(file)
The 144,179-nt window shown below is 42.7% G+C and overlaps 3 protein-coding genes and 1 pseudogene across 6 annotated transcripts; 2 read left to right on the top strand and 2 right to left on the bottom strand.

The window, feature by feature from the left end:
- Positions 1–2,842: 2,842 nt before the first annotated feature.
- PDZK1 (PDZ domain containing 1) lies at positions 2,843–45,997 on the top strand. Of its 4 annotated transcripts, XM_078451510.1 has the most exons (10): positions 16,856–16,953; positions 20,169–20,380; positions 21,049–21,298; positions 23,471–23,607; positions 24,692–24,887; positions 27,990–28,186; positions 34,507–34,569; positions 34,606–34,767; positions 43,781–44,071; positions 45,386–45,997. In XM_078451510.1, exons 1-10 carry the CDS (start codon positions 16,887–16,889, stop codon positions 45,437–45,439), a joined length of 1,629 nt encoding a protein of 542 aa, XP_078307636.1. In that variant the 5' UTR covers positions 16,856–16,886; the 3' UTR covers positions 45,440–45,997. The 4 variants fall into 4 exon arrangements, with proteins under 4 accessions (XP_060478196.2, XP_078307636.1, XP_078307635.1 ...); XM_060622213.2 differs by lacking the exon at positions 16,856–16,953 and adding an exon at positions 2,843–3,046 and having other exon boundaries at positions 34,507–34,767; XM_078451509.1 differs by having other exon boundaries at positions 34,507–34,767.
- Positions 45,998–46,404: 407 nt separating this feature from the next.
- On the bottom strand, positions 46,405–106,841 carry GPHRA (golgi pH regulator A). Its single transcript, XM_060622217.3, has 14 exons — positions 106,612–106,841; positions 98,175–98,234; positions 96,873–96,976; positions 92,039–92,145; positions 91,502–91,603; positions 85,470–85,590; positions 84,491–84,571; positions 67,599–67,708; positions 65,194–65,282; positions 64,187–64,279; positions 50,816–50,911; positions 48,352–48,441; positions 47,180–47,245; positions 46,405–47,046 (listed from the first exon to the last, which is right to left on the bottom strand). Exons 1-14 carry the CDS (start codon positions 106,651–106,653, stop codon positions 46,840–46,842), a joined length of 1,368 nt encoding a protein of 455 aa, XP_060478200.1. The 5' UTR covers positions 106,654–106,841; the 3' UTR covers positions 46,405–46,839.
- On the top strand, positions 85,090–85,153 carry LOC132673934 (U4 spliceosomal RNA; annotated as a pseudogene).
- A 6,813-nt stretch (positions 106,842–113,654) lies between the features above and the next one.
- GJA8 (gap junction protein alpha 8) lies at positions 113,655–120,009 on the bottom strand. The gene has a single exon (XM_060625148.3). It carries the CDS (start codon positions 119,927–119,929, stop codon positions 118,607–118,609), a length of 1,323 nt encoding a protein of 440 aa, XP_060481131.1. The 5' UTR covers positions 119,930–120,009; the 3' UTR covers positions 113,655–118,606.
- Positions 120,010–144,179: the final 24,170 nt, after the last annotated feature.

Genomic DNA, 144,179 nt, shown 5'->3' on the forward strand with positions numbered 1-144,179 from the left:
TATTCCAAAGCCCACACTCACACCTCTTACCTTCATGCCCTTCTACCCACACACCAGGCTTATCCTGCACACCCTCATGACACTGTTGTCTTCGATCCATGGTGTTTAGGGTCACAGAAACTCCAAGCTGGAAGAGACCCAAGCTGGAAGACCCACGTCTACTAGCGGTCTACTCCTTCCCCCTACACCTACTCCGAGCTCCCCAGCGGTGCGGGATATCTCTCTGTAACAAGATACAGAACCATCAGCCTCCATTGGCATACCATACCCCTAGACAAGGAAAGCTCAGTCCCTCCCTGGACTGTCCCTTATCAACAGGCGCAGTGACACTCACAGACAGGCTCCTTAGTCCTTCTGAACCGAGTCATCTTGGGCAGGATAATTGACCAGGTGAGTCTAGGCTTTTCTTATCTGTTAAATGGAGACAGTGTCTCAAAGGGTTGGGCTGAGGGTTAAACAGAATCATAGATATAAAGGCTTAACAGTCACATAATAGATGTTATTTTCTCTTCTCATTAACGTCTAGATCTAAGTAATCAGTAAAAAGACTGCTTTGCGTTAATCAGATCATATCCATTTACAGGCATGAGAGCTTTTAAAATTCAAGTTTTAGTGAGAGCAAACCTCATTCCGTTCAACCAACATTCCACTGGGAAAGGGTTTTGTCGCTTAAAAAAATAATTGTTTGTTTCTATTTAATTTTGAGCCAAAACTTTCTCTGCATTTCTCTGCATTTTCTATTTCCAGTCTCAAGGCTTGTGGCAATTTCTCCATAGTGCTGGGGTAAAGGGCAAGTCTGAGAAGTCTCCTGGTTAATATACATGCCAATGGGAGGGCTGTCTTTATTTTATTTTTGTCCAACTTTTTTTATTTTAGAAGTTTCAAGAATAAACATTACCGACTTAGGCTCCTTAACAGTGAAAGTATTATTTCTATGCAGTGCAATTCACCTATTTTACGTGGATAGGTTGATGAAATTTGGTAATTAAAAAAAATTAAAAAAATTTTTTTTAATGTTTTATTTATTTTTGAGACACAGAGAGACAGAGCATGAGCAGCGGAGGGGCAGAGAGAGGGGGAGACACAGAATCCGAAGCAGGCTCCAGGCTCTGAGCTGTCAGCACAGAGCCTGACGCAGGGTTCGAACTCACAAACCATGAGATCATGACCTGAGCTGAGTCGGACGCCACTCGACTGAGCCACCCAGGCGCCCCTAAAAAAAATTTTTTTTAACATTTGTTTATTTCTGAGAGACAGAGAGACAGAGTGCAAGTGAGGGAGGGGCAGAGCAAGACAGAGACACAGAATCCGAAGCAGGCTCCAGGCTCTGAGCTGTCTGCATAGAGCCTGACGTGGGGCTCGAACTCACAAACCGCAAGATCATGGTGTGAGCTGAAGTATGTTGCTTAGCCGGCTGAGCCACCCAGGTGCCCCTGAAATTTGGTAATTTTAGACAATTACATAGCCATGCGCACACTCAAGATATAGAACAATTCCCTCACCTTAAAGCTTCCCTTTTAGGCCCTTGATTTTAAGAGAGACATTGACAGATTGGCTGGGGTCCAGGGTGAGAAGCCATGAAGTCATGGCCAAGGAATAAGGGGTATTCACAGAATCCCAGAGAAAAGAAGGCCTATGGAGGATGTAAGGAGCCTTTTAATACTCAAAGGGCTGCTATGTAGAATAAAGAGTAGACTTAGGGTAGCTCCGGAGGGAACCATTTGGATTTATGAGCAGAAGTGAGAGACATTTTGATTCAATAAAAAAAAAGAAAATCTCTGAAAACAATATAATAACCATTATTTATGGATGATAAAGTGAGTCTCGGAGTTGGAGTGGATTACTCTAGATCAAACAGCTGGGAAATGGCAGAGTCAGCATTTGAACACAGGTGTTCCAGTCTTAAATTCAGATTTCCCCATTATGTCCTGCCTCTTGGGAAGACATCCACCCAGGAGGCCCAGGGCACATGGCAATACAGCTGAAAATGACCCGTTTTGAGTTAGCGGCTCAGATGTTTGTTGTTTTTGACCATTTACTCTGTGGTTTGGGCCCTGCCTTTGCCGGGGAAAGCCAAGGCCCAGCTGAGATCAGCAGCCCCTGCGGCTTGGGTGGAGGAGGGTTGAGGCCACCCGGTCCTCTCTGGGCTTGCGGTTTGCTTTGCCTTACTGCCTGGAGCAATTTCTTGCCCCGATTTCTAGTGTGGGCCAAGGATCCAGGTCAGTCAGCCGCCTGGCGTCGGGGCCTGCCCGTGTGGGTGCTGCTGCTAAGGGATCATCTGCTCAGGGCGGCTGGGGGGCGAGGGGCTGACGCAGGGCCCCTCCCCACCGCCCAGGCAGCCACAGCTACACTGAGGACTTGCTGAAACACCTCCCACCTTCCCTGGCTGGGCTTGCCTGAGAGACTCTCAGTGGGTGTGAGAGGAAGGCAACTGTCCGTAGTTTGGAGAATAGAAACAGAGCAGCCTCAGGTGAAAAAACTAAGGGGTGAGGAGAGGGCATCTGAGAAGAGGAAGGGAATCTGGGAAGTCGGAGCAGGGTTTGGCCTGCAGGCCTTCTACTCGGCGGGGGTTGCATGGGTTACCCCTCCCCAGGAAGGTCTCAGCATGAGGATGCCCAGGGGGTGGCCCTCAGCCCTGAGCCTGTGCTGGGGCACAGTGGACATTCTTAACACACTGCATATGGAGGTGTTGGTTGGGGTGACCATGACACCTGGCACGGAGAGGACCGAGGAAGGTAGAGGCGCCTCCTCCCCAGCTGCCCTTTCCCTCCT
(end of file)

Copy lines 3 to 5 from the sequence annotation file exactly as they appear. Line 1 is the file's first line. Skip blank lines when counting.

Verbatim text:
- Positions 1–2,842: 2,842 nt before the first annotated feature.
- PDZK1 (PDZ domain containing 1) lies at positions 2,843–45,997 on the top strand. Of its 4 annotated transcripts, XM_078451510.1 has the most exons (10): positions 16,856–16,953; positions 20,169–20,380; positions 21,049–21,298; positions 23,471–23,607; positions 24,692–24,887; positions 27,990–28,186; positions 34,507–34,569; positions 34,606–34,767; positions 43,781–44,071; positions 45,386–45,997. In XM_078451510.1, exons 1-10 carry the CDS (start codon positions 16,887–16,889, stop codon positions 45,437–45,439), a joined length of 1,629 nt encoding a protein of 542 aa, XP_078307636.1. In that variant the 5' UTR covers positions 16,856–16,886; the 3' UTR covers positions 45,440–45,997. The 4 variants fall into 4 exon arrangements, with proteins under 4 accessions (XP_060478196.2, XP_078307636.1, XP_078307635.1 ...); XM_060622213.2 differs by lacking the exon at positions 16,856–16,953 and adding an exon at positions 2,843–3,046 and having other exon boundaries at positions 34,507–34,767; XM_078451509.1 differs by having other exon boundaries at positions 34,507–34,767.
- Positions 45,998–46,404: 407 nt separating this feature from the next.